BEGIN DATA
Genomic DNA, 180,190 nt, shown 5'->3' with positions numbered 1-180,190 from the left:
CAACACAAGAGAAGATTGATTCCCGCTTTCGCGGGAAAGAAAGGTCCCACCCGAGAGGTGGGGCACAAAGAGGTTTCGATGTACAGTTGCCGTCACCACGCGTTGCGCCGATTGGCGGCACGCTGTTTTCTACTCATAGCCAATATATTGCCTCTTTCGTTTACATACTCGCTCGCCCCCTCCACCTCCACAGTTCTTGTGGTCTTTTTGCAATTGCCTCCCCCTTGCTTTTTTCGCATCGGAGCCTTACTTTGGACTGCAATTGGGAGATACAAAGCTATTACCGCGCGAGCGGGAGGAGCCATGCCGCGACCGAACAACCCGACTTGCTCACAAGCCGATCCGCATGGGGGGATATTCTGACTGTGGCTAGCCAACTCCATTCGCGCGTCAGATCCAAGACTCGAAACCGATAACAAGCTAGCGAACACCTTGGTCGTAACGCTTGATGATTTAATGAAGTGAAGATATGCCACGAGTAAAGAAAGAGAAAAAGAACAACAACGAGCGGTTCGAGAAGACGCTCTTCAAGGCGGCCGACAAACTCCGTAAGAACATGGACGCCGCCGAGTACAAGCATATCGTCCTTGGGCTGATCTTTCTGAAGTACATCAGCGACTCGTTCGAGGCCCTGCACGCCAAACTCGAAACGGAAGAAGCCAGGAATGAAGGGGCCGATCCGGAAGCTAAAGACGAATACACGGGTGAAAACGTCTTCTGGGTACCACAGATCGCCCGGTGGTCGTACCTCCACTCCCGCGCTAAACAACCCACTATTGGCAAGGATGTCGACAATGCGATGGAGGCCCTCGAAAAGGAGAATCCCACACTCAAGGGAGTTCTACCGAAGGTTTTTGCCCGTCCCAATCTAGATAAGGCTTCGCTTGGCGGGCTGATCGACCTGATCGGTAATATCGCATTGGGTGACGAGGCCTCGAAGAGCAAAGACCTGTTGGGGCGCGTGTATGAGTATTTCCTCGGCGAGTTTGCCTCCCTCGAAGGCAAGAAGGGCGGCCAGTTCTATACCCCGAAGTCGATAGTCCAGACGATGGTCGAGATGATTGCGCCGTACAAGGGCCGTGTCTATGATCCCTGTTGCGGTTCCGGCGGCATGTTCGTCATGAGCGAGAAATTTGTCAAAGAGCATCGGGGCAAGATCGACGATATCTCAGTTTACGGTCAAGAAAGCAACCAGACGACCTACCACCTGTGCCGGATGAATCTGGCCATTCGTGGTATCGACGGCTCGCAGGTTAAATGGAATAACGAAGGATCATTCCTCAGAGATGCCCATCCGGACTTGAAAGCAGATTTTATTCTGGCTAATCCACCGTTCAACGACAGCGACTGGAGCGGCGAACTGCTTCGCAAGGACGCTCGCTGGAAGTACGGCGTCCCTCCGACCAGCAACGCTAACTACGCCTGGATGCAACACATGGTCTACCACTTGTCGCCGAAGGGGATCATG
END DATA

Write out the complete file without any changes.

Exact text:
Genomic DNA, 180,190 nt, shown 5'->3' with positions numbered 1-180,190 from the left:
CAACACAAGAGAAGATTGATTCCCGCTTTCGCGGGAAAGAAAGGTCCCACCCGAGAGGTGGGGCACAAAGAGGTTTCGATGTACAGTTGCCGTCACCACGCGTTGCGCCGATTGGCGGCACGCTGTTTTCTACTCATAGCCAATATATTGCCTCTTTCGTTTACATACTCGCTCGCCCCCTCCACCTCCACAGTTCTTGTGGTCTTTTTGCAATTGCCTCCCCCTTGCTTTTTTCGCATCGGAGCCTTACTTTGGACTGCAATTGGGAGATACAAAGCTATTACCGCGCGAGCGGGAGGAGCCATGCCGCGACCGAACAACCCGACTTGCTCACAAGCCGATCCGCATGGGGGGATATTCTGACTGTGGCTAGCCAACTCCATTCGCGCGTCAGATCCAAGACTCGAAACCGATAACAAGCTAGCGAACACCTTGGTCGTAACGCTTGATGATTTAATGAAGTGAAGATATGCCACGAGTAAAGAAAGAGAAAAAGAACAACAACGAGCGGTTCGAGAAGACGCTCTTCAAGGCGGCCGACAAACTCCGTAAGAACATGGACGCCGCCGAGTACAAGCATATCGTCCTTGGGCTGATCTTTCTGAAGTACATCAGCGACTCGTTCGAGGCCCTGCACGCCAAACTCGAAACGGAAGAAGCCAGGAATGAAGGGGCCGATCCGGAAGCTAAAGACGAATACACGGGTGAAAACGTCTTCTGGGTACCACAGATCGCCCGGTGGTCGTACCTCCACTCCCGCGCTAAACAACCCACTATTGGCAAGGATGTCGACAATGCGATGGAGGCCCTCGAAAAGGAGAATCCCACACTCAAGGGAGTTCTACCGAAGGTTTTTGCCCGTCCCAATCTAGATAAGGCTTCGCTTGGCGGGCTGATCGACCTGATCGGTAATATCGCATTGGGTGACGAGGCCTCGAAGAGCAAAGACCTGTTGGGGCGCGTGTATGAGTATTTCCTCGGCGAGTTTGCCTCCCTCGAAGGCAAGAAGGGCGGCCAGTTCTATACCCCGAAGTCGATAGTCCAGACGATGGTCGAGATGATTGCGCCGTACAAGGGCCGTGTCTATGATCCCTGTTGCGGTTCCGGCGGCATGTTCGTCATGAGCGAGAAATTTGTCAAAGAGCATCGGGGCAAGATCGACGATATCTCAGTTTACGGTCAAGAAAGCAACCAGACGACCTACCACCTGTGCCGGATGAATCTGGCCATTCGTGGTATCGACGGCTCGCAGGTTAAATGGAATAACGAAGGATCATTCCTCAGAGATGCCCATCCGGACTTGAAAGCAGATTTTATTCTGGCTAATCCACCGTTCAACGACAGCGACTGGAGCGGCGAACTGCTTCGCAAGGACGCTCGCTGGAAGTACGGCGTCCCTCCGACCAGCAACGCTAACTACGCCTGGATGCAACACATGGTCTACCACTTGTCGCCGAAGGGGATCATG